And the woman took the two men, and hid them, and said thus, There came men to me, but I knew not from where they were:
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EXPOSITORY (ENGLISH BIBLE)Joshua 2:4. And the woman — Or, But the woman; had taken and hid them — Before the messengers came from the king; as soon as she understood from her neighbours that there was a suspicion of the matter, and guessed that search would be made. And this is justly mentioned as a great and generous act of faith, (Hebrews 11:31,) for she apparently ventured her life upon a steadfast persuasion of the truth of God’s word and promise given to the Israelites. Whence they were — Her answer, contained in these and the following words, was false, and therefore unquestionably sinful; though her intention was good therein. But it is very probable she, being a heathen, might think that an officious lie was not unlawful.Joshua 2:9-11. Thus, she manifested a faith both sound and practical, and is praised accordingly Hebrews 11:31; James 2:25. The falsehood to which she had recourse may be excused by the pressure of circumstances and by her own antecedents, but cannot be defended. But the woman had taken—and had hid them, to wit, before the messengers came from the king; as soon as she understood from her neighbours, or common rumour, that there was a suspicion of the matter, and guessed that search would be made. And this is justly mentioned as a great and generous act of faith, Hebrews 11:31, for she did apparently venture her life upon a stedfast persuasion of the truth of God’s word and promise given to the Israelites.
I wist not whence they were: her answer, contained in these and the following words, was palpably false, and therefore unquestionably sinful; howsoever, her intention was good therein: see Romans 3:8. But it is very probable, she being a heathen, might think, what some Christians have thought and said, that an officious lie is not unlawful. Or, at worst. this was her infirmity, which was graciously pardoned by God, and her faith was amply rewarded.
and hid them; the Hebrew word is singular, "him" (a): hence the Jews, who take these two spies to be Caleb and Phinehas, say, that only Caleb was hid, and Phinehas, though he was before them, was not seen, being an angel, Malachi 2:7; but the sense is, that she hid each of them, and very probably singly and apart, that if one was found, the other might escape, as Ben Gersom observes; and Abarbinel is of opinion that she hid them twice, now in the middle of her house, one in one place, and the other in another, for the reason before given, and after this hid them in the roof of her house, as afterwards related:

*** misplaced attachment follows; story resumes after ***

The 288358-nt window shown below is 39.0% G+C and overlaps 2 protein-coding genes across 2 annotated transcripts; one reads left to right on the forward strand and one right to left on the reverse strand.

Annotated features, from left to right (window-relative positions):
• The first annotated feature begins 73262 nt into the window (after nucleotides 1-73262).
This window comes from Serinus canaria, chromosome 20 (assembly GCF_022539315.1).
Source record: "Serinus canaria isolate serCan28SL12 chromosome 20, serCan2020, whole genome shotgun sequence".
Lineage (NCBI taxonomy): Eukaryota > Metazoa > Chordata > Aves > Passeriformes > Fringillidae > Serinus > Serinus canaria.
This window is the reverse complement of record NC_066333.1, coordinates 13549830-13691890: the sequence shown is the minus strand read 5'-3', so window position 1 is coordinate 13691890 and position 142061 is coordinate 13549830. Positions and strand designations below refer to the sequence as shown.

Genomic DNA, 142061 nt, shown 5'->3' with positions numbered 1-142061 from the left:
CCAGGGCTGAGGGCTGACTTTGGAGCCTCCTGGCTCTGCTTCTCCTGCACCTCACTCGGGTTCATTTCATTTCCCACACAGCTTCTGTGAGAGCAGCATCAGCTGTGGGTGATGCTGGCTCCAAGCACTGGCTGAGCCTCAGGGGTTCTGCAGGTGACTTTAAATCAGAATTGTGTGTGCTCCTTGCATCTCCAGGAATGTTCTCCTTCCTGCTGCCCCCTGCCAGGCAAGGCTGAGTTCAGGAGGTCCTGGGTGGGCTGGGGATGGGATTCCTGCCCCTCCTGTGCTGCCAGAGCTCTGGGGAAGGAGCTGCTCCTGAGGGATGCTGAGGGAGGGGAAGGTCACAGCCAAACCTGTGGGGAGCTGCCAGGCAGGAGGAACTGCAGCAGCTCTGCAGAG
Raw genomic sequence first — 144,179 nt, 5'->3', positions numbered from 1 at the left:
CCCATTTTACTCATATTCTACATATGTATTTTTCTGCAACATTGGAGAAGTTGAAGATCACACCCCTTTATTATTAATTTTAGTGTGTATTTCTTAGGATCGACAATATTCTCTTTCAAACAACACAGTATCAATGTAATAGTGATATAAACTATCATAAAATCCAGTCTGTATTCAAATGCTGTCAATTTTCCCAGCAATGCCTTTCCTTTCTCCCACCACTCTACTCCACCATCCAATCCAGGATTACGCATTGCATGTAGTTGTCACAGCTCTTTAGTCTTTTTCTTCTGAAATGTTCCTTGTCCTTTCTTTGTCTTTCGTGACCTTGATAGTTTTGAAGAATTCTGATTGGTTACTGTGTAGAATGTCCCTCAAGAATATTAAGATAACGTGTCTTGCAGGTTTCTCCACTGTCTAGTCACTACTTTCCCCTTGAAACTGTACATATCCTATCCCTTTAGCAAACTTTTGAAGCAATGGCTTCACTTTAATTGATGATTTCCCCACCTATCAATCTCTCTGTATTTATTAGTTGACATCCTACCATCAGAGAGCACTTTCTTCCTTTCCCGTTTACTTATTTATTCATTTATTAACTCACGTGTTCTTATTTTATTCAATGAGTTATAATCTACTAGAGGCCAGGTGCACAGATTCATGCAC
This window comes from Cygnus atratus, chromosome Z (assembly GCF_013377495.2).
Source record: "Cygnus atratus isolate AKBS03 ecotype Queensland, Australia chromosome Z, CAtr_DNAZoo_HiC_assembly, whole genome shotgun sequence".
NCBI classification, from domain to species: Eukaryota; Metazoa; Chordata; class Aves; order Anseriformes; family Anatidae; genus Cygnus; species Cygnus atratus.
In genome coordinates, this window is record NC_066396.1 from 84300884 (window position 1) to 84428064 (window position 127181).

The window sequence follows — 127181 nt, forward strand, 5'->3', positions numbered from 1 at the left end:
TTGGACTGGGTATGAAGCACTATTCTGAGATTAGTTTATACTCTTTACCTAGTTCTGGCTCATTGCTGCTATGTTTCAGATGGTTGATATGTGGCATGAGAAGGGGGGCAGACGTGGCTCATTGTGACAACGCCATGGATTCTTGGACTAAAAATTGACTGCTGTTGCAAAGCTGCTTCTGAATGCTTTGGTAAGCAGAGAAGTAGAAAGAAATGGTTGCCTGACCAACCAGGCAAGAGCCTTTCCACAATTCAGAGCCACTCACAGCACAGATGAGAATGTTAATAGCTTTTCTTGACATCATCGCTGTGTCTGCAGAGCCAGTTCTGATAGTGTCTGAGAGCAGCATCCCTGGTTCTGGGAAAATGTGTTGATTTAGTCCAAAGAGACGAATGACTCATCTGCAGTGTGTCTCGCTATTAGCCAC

and said thus, there came men unto me; that is, into her house, this she owned:
but I wist not whence they were; of what country they were, whether Israelites or not; which whether she knew or not is not certain; it is probable she did, and told an untruth, as she also did in Joshua 2:5.And the woman took the two men, and hid them, and said thus, There came men unto me, but I wist not whence they were:
EXEGETICAL (ORIGINAL LANGUAGES)4. And the woman took the two men] Instead of timidly surrendering them to the king she resolved to shield and protect them.
I wist not] For this meaning of “wist,” comp. Exodus 16:15, “And they said one to another, It is manna, for they wist not what it was;” Exodus 34:29, and in many other passages both in the Old and New Testament. See Commentary on St Mark, ch. Joshua 9:6, p. 100.Verse 4. - And the woman took the two men. The majority of commentators are of opinion that here, as in ver. 1, we must render by the pluperfect. For, as Calvin remarks, Rahab would hardly have dared to lie so coolly had she not previously taken precautions to conceal her guests. And therefore she must have told a twofold falsehood. She must have discovered, or been made acquainted with, their errand, and therefore have "known whence they were," in addition to her assertion that she did not know where they were now. And hid them. The original is remarkable and very vivid. And hid him, i.e., each one in a separate place. No doubt the detail comes from an eyewitness, so that if the Book of Joshua he not a contemporary work, the writer must have had access to some contemporary document. Deuteronomy 3:18-20, where Moses himself recapitulates his former command, rather than the original passage in Numbers 32. The expression "this land" shows that the speaker was still on the other side of the Jordan. חמשׁים, with the loins girded, i.e., prepared for war, synonymous with חלצים in Deuteronomy 3:18 and Numbers 32:32 (see at Exodus 13:18). חיל כּל־גּבּורי, all the mighty men of valour, i.e., the grave warriors (as in Joshua 6:2; Joshua 8:3; Joshua 10:7, and very frequently in the later books), is not common to this book and Deuteronomy, as Knobel maintains, but is altogether strange to the Pentateuch. The word "all" (v. 14, like Numbers 32:21, Numbers 32:27) must not be pressed. According to Joshua 4:13, there were only about 40,000 men belonging to the two tribes and a half who crossed the Jordan to take part in the war; whereas, according to Numbers 26:7, Numbers 26:18, Numbers 26:34, there were 110,000 men in these tribes who were capable of bearing arms, so that 70,000 must have remained behind for the protection of the women and children and of the flocks and herds, and to defend the land of which they had taken possession. On Joshua 1:15 see Deuteronomy 3:18; and on the more minute definition of "on this side (lit. beyond) Jordan" by "toward the sun-rising," compare the remarks on Numbers 32:19. The answer of the two tribes and a half, in which they not only most cheerfully promise their help in the conquest of Canaan, but also express the wish that Joshua may have the help of the Lord (Joshua 1:17 compared with Joshua 1:4), and after threatening all who refuse obedience with death, close with the divine admonition, "only be strong and of a good courage" (Joshua 1:18, cf. Joshua 1:6), furnishes a proof of the wish that inspired them to help their brethren, that all the tribes might speedily enter into the peaceable possession of the promised inheritance. The expression "rebel against the commandment" is used in Deuteronomy 1:26, Deuteronomy 1:43; Deuteronomy 9:23; 1 Samuel 12:14, to denote resistance to the commandments of the Lord; here it denotes opposition to His representative, the commander chosen by the Lord, which was to be punished with death, according to the law in Deuteronomy 17:12.